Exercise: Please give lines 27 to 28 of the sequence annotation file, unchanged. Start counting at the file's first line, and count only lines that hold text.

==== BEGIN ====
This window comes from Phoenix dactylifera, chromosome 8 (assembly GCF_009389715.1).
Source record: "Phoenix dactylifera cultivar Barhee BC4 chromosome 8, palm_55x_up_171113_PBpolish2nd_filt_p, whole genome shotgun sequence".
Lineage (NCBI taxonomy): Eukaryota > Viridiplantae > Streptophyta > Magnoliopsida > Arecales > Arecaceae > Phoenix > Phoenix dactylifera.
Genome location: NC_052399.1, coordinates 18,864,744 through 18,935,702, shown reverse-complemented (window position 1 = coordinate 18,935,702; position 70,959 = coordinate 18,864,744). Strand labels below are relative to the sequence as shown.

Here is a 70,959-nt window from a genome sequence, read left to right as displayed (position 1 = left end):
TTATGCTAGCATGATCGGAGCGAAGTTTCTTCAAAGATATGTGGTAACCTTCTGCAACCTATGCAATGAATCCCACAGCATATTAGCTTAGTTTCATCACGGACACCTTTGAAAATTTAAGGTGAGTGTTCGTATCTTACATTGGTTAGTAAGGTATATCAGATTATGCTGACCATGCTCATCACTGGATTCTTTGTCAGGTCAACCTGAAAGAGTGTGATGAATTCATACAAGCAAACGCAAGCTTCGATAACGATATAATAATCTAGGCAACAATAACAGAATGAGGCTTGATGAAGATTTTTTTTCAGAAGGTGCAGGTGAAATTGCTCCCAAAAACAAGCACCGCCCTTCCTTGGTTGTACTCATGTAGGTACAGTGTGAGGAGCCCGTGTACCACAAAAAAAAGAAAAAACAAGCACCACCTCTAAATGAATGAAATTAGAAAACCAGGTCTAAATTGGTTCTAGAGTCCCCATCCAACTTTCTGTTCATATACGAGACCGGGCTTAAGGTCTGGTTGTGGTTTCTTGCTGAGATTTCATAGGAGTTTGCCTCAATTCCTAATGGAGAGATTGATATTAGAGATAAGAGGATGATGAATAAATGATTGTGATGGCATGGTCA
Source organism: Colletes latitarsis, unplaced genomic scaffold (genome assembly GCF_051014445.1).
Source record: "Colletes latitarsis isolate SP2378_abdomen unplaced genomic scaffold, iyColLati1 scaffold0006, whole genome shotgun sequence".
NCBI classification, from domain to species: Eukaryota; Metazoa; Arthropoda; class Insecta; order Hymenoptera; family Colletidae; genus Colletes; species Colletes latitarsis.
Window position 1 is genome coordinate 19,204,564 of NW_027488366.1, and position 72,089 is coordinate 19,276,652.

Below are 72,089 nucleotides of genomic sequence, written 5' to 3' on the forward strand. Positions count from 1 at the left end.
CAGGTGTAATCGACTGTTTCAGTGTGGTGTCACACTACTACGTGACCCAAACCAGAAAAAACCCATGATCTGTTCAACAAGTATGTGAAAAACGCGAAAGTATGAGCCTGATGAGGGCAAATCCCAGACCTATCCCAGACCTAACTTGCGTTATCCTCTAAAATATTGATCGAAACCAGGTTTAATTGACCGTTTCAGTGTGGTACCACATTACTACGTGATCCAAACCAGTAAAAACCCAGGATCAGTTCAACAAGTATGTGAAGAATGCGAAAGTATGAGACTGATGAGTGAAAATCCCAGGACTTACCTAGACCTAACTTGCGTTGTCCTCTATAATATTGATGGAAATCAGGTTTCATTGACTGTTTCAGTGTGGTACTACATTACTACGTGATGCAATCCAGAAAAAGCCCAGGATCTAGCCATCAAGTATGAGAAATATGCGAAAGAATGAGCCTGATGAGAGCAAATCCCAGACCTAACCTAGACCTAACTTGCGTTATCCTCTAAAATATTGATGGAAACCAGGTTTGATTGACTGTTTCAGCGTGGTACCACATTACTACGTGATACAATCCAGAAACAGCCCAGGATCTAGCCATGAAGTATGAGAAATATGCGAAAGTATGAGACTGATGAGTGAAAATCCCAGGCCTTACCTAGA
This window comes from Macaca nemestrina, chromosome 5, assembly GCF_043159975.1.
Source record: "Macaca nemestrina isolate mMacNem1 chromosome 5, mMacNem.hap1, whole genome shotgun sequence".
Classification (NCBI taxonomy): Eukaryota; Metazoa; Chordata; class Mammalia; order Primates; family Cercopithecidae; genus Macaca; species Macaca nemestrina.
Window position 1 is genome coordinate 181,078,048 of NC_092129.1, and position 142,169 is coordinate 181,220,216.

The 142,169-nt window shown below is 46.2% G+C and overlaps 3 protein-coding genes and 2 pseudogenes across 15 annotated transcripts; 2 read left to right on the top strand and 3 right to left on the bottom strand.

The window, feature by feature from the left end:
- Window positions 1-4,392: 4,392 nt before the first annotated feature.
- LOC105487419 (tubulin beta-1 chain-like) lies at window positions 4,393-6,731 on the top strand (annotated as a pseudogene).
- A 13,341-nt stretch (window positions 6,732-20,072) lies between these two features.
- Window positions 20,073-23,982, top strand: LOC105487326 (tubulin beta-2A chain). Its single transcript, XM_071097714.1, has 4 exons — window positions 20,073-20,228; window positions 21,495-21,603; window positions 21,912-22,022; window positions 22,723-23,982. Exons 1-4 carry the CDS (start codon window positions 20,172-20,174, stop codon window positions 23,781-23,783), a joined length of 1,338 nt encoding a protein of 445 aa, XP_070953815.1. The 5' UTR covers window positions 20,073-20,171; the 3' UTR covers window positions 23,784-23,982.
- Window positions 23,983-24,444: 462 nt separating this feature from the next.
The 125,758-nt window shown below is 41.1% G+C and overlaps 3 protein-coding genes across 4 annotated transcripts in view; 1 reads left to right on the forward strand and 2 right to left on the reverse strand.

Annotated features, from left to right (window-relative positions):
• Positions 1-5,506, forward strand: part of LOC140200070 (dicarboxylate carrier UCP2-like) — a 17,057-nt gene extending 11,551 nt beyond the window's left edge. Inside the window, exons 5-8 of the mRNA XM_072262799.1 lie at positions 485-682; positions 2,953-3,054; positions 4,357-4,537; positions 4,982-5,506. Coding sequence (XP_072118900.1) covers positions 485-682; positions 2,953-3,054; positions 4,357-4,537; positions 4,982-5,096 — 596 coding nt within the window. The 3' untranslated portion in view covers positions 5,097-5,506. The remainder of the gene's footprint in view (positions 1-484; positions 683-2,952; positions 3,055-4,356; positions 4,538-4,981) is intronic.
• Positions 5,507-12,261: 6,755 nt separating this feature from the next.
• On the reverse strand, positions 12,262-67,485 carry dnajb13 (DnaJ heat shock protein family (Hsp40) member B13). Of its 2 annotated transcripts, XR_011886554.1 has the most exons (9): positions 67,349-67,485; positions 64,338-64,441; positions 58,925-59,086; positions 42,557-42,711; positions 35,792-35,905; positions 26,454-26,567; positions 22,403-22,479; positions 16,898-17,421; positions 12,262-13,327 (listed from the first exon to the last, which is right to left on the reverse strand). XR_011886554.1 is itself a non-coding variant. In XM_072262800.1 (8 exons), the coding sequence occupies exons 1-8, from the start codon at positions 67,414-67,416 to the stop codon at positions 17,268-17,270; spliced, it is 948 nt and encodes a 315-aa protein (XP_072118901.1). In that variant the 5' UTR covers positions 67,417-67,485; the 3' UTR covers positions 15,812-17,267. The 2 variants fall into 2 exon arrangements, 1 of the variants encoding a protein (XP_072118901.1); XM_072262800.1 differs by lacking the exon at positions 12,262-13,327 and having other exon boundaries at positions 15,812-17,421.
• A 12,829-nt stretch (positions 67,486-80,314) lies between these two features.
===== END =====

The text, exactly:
• Positions 5,507-12,261: 6,755 nt separating this feature from the next.
• On the reverse strand, positions 12,262-67,485 carry dnajb13 (DnaJ heat shock protein family (Hsp40) member B13). Of its 2 annotated transcripts, XR_011886554.1 has the most exons (9): positions 67,349-67,485; positions 64,338-64,441; positions 58,925-59,086; positions 42,557-42,711; positions 35,792-35,905; positions 26,454-26,567; positions 22,403-22,479; positions 16,898-17,421; positions 12,262-13,327 (listed from the first exon to the last, which is right to left on the reverse strand). XR_011886554.1 is itself a non-coding variant. In XM_072262800.1 (8 exons), the coding sequence occupies exons 1-8, from the start codon at positions 67,414-67,416 to the stop codon at positions 17,268-17,270; spliced, it is 948 nt and encodes a 315-aa protein (XP_072118901.1). In that variant the 5' UTR covers positions 67,417-67,485; the 3' UTR covers positions 15,812-17,267. The 2 variants fall into 2 exon arrangements, 1 of the variants encoding a protein (XP_072118901.1); XM_072262800.1 differs by lacking the exon at positions 12,262-13,327 and having other exon boundaries at positions 15,812-17,421.